In 1924, during the 68th Congress, the U.S. House of Representatives and the Senate held hearings on legislation collectively titled "Truth-in-Fabric and Misbranding Bills." The issues covered by these bills had been debated in a bill initially introduced in the House in 1920, but no law had been enacted. The goal of the truth-in-fabric bills was to create a law requiring that garments be marked with a label specifying content, so that consumers would know what they were buying. Supporters of the legislation likened its consumer-protection value to that of the Pure Food and Drug law enacted in 1906.
Truth-in-fabric legislation was considered a necessity by those who felt that the woolen industry should be regulated, specifically, those interested in identifying "virgin wool." It had become an increasingly common practice to fabricate garments from "shoddy" or reworked wool, wool recycled from old or used garments, and either claim or allow the consumer to assume that they were made of the highest quality fiber. (The word "shoddy" originally drew its meaning from the woolen industry and signified wool of inferior quality, evolving over time to signify, more broadly, anything of inferior quality.)
Truth in Fabric and Misbranding Bills (1924) is a record of the hearings on the wool issue held before the subcommittee of the Senate's Committee on Interstate Commerce. Present at the hearing were Senator Arthur Capper, Republican from Kansas and publisher of Household Magazine, sponsor of the French-Capper bill, a different "truth-in-fabric" bill; and Senator Henry Cabot Lodge, Republican from Massachusetts, sponsor of more comprehensive misbranding legislation, who felt, as did the hearing witness Lew Hahn, Managing Director of the National Retail Dry Goods Association, that "misbranding or misrepresentation is just as bad for the consumer of one article as it is for the consumer of every other article. I do not think wool is the only one. . . . Whatever bill we adopt should apply to misbranding and misrepresentation of all articles in interstate commerce" (p. 19). (DETAIL NOTE Dry Goods)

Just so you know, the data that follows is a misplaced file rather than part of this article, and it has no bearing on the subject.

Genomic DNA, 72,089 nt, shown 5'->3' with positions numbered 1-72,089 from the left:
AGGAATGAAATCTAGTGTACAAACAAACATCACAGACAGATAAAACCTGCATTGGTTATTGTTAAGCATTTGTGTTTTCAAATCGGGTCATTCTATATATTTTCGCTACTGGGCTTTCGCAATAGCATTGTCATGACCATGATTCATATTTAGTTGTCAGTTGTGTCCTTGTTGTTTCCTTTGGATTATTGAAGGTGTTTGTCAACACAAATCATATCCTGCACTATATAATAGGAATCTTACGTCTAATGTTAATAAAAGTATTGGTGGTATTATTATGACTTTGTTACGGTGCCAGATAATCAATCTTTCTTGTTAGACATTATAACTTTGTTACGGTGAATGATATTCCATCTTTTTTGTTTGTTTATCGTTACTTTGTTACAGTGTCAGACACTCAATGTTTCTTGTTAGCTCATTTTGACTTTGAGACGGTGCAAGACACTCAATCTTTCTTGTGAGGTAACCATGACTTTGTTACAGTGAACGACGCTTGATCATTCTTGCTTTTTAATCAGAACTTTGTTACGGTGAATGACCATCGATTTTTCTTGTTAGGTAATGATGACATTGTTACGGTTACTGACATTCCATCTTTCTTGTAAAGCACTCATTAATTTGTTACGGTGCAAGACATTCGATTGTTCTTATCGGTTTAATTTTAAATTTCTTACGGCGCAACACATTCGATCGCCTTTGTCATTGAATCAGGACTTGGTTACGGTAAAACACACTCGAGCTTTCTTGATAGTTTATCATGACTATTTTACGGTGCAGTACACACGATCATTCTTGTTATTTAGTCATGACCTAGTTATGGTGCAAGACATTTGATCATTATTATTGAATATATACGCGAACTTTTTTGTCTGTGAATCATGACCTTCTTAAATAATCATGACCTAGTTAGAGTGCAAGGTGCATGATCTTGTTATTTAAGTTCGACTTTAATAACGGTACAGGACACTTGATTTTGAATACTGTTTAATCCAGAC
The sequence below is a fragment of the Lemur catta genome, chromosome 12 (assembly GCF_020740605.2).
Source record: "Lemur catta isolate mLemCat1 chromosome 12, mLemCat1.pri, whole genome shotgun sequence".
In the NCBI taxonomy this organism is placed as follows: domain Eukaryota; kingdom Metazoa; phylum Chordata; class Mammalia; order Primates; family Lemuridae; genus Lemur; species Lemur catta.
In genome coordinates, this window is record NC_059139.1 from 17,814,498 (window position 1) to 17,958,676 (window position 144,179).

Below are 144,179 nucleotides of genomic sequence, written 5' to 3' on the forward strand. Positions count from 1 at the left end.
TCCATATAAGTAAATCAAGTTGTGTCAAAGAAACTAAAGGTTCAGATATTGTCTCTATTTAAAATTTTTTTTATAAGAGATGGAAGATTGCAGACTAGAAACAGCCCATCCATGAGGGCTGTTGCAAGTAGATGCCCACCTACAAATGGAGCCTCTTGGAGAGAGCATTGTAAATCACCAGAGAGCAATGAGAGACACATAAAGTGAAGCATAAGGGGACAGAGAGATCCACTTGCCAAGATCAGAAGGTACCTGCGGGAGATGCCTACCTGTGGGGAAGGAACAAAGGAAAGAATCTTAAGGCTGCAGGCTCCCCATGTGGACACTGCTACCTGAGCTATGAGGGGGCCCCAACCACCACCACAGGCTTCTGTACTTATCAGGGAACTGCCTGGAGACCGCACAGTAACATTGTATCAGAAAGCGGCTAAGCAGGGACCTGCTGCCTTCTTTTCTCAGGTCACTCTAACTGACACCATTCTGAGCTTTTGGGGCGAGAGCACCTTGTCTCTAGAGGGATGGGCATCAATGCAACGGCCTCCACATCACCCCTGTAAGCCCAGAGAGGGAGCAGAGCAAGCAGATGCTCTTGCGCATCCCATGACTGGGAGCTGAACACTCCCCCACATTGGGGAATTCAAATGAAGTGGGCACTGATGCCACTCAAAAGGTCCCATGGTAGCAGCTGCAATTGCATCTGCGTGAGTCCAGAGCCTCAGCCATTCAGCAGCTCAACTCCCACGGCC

Also present at the hearing was Senator James Couzens of Michigan, formerly Henry Ford's right-hand man in the auto business, whose repartee with witnesses highlights a different aspect of his character than is in evidence in the selections from his papers included in the collection. (DIRECTORY NOTE James Couzens Papers) Couzens sparked some pretty lively exchanges over the issue of consumer protection. To one witness' account of having bought an expensive wool overcoat that wore like "shoddy," Senator Couzens replied, "You are not a good buyer." The witness, a man from the National Board of Farm Organizations, countered, "A man who buys one overcoat every two years can not [sic] pick out shoddy" (p. 12).
The Honest Cloth file in the National Consumers League Papers bears on this effort to pass truth-in-fabric legislation.
None of the fabric bills debated in 1924 became law during the 68th Congress.